Various tactics were suggested for this, including banning meetings on a Friday, monthly or quarterly ‘wellbeing’ days, allowing people to set Friday afternoon aside for training and providing recognition/celebration of achievements wherever possible. In other words, ensure you have the right culture.

8. Review what your resource allocation.

Headcount freezes are already in place for many organisations – see what functions can be allocated to agencies to ensure objectives are met without a decline in service, and meet short term fluctuations in demand.

As regards spotting growth opportunities in a downturn: it was interesting that around 30 per cent of those attending had already identified upsides, due to the alignment of product or service offerings with changing circumstances. But all were still having to tread carefully around getting the fundamentals of marketing right in a climate that has become cautious than normal.

So any suggestions that there might be a kind of ‘two speed’ B2B economy, with those whose offerings are relevant accelerating whilst everyone else slows down are certainly false. All B2B marketers are likely to need address the points above, to a greater or lesser extent, sooner or later. Perhaps the most interesting affirmation (if not revelation) from this roundtable was that it demonstrated how far B2B marketing has come as key strategic discipline which is instrumental in driving businesses forward.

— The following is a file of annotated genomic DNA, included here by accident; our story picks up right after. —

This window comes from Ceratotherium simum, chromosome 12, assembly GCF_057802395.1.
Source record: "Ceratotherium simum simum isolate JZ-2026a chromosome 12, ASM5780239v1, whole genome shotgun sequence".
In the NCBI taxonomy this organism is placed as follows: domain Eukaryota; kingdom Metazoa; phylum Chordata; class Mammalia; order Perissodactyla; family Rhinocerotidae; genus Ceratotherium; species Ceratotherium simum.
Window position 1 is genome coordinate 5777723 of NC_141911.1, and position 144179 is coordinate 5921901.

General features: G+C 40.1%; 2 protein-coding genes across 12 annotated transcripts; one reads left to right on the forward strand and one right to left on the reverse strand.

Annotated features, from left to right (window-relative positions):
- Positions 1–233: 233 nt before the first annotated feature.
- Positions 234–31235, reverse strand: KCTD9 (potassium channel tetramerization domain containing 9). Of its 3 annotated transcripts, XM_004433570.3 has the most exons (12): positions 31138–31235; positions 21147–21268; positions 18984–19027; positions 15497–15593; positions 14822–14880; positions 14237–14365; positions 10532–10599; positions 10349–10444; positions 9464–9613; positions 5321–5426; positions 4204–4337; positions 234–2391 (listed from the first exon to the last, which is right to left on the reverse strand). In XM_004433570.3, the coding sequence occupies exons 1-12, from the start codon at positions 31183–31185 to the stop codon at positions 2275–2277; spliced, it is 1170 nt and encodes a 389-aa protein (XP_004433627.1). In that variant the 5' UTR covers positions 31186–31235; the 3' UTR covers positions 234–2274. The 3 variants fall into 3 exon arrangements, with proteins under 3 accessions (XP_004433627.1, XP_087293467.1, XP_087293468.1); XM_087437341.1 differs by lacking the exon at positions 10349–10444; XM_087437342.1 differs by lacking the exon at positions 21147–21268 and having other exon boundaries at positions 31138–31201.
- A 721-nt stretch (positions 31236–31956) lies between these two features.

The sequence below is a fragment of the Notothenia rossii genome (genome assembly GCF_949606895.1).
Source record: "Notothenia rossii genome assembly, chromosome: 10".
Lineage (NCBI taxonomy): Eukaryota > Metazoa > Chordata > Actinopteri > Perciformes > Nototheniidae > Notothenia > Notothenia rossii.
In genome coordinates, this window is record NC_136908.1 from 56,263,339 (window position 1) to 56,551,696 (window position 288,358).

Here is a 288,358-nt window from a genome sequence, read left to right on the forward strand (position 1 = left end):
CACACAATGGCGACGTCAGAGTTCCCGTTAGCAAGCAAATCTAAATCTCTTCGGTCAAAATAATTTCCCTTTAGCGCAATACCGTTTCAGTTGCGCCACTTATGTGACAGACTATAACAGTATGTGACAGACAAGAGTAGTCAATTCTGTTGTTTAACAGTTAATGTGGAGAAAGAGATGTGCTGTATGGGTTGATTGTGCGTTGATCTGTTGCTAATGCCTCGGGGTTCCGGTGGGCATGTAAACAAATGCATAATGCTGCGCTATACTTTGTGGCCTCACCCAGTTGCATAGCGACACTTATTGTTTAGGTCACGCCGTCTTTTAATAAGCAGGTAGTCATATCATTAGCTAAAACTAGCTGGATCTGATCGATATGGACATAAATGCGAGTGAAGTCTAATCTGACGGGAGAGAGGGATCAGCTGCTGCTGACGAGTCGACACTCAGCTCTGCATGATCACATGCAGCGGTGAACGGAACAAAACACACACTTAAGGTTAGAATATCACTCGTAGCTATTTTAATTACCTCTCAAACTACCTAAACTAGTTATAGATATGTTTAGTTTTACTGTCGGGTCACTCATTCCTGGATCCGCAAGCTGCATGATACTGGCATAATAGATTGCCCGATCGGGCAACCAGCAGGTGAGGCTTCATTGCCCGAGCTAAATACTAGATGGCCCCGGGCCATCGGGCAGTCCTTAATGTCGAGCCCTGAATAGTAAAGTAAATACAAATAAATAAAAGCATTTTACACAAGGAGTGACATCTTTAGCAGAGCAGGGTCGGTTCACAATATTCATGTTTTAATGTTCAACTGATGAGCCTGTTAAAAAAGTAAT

A number of attendees commented that these days, as CMOs they are involved in numerous conversations about business direction, opportunities and strategy – far more than they had been in the past. And that’s wonderful from the point of view of a marketing as a discipline achieving its potential, but it does mean that marketing leaders themselves are carrying a heavier burden than ever before. “It’s exhausting,” has one attendee put it, and this accounts for higher rates of burnout amongst senior marketers.

9. Anticipate new growth opportunities

As regards spotting growth opportunities in a downturn: it was interesting that around 30 per cent of those attending had already identified upsides, due to the alignment of product or service offerings with changing circumstances.

But all were still having to tread carefully around getting the fundamentals of marketing right in a climate that has become cautious than normal.

So any suggestions that there might be a kind of ‘two speed’ B2B economy, with those whose offerings are relevant accelerating whilst everyone else slows down are certainly false.

In conclusion...

All B2B marketers are likely to need address each of the points above, to a greater or lesser extent, sooner or later. Perhaps the most interesting affirmation (if not revelation) from this roundtable was that it demonstrated how far B2B marketing has come as key strategic discipline which is instrumental in driving businesses forward.

A number of attendees commented that these days, as CMOs they are involved in numerous conversations about business direction, opportunities and strategy – far more than they had been in the past.

And that’s wonderful from the point of view of a marketing as a discipline achieving its potential, but it does mean that marketing leaders themselves are carrying a heavier burden than ever before. “It’s exhausting,” has one attendee put it, and this accounts for higher rates of burnout amongst senior marketers.